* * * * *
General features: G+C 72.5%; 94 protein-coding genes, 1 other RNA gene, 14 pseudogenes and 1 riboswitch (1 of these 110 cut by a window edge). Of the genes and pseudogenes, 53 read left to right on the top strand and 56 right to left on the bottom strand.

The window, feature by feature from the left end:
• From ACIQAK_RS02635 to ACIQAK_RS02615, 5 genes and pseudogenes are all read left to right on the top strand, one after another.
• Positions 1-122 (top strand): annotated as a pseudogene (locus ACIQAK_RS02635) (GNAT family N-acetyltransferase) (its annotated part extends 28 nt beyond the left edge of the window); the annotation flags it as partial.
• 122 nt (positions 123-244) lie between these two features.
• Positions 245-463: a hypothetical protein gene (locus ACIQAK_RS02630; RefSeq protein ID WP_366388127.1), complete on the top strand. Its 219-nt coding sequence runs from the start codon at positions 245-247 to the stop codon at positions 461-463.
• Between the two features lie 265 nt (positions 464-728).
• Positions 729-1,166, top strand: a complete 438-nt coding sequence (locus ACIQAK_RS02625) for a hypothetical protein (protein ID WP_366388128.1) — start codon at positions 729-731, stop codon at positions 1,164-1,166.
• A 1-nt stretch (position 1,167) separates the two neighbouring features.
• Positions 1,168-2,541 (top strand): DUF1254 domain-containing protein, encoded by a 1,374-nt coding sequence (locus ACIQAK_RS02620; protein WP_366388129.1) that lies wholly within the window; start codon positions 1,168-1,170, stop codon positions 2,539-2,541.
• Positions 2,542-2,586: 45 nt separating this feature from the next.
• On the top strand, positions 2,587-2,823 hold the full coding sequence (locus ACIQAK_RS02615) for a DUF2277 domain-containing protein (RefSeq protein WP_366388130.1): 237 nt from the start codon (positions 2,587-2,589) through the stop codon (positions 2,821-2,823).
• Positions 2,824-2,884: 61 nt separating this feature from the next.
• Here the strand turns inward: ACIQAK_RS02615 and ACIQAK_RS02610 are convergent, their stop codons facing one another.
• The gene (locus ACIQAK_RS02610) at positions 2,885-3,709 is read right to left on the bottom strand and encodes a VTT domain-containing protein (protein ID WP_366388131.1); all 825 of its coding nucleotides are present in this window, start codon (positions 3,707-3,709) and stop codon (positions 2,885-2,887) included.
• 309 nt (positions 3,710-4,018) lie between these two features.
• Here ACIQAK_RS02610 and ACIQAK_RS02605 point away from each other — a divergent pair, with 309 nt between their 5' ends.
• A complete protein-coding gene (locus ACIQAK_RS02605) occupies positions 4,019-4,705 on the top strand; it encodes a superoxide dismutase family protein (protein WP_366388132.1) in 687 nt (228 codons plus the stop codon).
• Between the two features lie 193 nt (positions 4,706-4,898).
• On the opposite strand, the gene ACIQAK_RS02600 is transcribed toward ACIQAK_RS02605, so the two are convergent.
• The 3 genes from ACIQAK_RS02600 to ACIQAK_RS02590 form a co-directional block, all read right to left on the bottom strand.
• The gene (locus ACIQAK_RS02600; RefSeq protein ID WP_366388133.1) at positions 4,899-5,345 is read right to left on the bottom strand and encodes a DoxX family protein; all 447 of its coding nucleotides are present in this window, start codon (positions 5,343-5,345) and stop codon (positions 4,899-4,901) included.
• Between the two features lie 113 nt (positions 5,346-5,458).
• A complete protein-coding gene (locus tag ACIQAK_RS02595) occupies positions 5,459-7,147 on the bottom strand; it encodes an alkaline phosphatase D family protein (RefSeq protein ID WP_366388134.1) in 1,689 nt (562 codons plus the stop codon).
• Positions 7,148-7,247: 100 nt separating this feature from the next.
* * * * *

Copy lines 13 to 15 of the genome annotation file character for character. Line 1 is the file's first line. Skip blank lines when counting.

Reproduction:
• Positions 2,824-2,884: 61 nt separating this feature from the next.
• Here the strand turns inward: ACIQAK_RS02615 and ACIQAK_RS02610 are convergent, their stop codons facing one another.
• The gene (locus ACIQAK_RS02610) at positions 2,885-3,709 is read right to left on the bottom strand and encodes a VTT domain-containing protein (protein ID WP_366388131.1); all 825 of its coding nucleotides are present in this window, start codon (positions 3,707-3,709) and stop codon (positions 2,885-2,887) included.